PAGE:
Originally I was going to make this review filled with spoilers; but since few of you appear to have even heard of the show, let alone are talking about it, I will take a different approach. This spoiler free review will centered towards getting just one person to want to see the show. Ever since finishing the season I have been getting that urge to go up to a random person, to shake them wildly and tell them to watch The Leftovers. Ok, I'm not that insane yet, but you get the point. This show isn't for everyone, though. That is to say, if you don't like really well constructed, great dramas you won't like this show. The gist of the series is that two percent of the whole world's population has disappeared. The show is set three years after the fact in the small town of Mapleton, New York. Cults and “holy people” are beginning to pop up out of the woodwork and we don't know exactly why. Drama and mysteries ensue.
So why is The Leftovers so good? Let's start with the most compelling part of the show. The Leftovers is one of those type of TV shows that is one of the most progressively spiritual things I have ever seen. Most TV shows and cinema sweep spiritual thoughts of existentialism under the rug. And if they don't sweep it under the rug, they present these ideas in the most wishy washy ways that don't pay attention to any relevant set religion or thoughts on new ones. For HBO to present such a TV show should be, if not praised, at least be paid attention to. What they did was quite ballsy and in a way honorable.
What holds the show together, though, is the acting. To start with, Kevin Garvey played by Justin Theroux, the lead of the show, is absolutely great. At first he might seem like a generic cop and protagonist that follows the events are happening. As the series progress though, one begins to see the subtle nuance in his character. His repressed emotions slowly and surely begin to show throughout the show in such a way that is incredibly impressive from an acting standpoint.
He's not the only one. The Leftovers is filled to the brim with incredible characters. Whether it is Christopher Eccleston playing the energetic priest of the town, to Ann Dowd playing malevolent cult leader, to Carrie Coon playing a mom broken from tragedy, every actor fills his or her part brilliantly. Everyone of them is so capable of delivering intense, gut ringing emotion that hits your emotional chords over and over again.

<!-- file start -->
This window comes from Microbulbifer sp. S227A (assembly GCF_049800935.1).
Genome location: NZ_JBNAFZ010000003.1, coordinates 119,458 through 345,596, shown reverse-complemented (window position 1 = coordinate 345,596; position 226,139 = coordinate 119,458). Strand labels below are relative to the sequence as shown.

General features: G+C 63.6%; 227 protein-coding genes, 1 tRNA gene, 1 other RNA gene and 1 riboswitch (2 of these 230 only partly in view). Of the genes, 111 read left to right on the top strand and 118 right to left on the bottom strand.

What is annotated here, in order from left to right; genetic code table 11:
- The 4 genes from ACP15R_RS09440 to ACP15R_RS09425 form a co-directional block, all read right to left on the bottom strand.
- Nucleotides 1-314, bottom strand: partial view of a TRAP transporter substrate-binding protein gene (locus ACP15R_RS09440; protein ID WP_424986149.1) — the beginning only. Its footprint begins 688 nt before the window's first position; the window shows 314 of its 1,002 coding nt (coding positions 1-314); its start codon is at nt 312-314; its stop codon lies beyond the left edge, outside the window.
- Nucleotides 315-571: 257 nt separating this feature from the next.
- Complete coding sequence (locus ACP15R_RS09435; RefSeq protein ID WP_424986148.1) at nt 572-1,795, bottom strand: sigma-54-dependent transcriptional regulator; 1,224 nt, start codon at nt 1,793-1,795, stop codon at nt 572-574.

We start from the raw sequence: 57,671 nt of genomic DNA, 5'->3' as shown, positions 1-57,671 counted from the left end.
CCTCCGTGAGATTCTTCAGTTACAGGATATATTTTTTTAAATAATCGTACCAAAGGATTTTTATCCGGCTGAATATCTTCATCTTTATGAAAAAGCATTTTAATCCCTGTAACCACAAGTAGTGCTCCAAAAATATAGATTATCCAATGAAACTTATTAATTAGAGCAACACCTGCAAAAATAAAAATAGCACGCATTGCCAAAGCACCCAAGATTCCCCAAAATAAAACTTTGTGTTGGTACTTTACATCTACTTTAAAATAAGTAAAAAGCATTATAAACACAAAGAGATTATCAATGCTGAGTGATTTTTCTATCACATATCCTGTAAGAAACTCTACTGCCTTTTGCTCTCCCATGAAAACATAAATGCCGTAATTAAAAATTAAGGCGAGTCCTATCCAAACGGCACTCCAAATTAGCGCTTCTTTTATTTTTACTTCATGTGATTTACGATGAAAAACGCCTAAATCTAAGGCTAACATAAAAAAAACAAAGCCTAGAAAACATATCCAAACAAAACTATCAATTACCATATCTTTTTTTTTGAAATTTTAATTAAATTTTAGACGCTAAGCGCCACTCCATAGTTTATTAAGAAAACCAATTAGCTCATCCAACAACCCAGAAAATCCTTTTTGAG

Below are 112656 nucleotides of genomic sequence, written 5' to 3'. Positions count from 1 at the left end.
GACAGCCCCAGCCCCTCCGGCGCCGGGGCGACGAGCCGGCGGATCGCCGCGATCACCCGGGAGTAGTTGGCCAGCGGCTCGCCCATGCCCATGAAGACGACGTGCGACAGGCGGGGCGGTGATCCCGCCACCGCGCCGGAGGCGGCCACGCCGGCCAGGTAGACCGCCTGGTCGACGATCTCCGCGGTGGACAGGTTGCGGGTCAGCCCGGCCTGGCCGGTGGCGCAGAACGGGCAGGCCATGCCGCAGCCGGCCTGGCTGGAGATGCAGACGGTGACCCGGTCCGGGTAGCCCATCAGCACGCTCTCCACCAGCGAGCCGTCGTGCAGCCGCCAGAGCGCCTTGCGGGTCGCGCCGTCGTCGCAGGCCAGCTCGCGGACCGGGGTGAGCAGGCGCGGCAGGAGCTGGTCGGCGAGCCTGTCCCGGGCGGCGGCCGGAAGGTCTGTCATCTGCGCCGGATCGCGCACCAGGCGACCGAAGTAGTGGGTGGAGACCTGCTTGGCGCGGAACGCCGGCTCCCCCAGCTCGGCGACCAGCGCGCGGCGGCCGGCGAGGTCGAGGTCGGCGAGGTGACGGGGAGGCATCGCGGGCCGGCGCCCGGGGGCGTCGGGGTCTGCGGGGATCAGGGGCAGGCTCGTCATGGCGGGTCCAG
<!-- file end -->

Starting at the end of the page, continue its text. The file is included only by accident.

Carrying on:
Let's not forget the story as well. The premise of the show and its tone of grief, all the more elevated by the shows masterful music, progressively grows in tension in the best way possible to the end. The Leftover finale is, dare I say, one of the best finales I have ever seen on television. I not sure if I can remember the last time I cried twice during a TV episode (Tears of joy?! Sadness?! I guess you'll have to find out!). The opening sequence with Nina Simone singing “Ne me quitte pas” set the stage for this triumphant hour of television. Everything escalated in the most beautiful, heartbreaking way and I can only look forward till next season.
The Leftovers is not without flaws though. I'm willing to admit that the pacing, especially in the beginning episodes, is much too slow for its own good. This along with the general feeling that many of the mysteries in the show may never be solved, combine to make for some moments that are difficult to watch. This out of the way, it is sufficient to say, this is truly a great show. It may not be perfection, but when it is brilliant, it is perhaps more brilliant than anything else on television. The acting is downright great, the story is special, and its spiritual thoughts or lack thereof in the face of loss are phenomenally touching.
Personal Preference: 5/5
How Well It Was Made: 4/5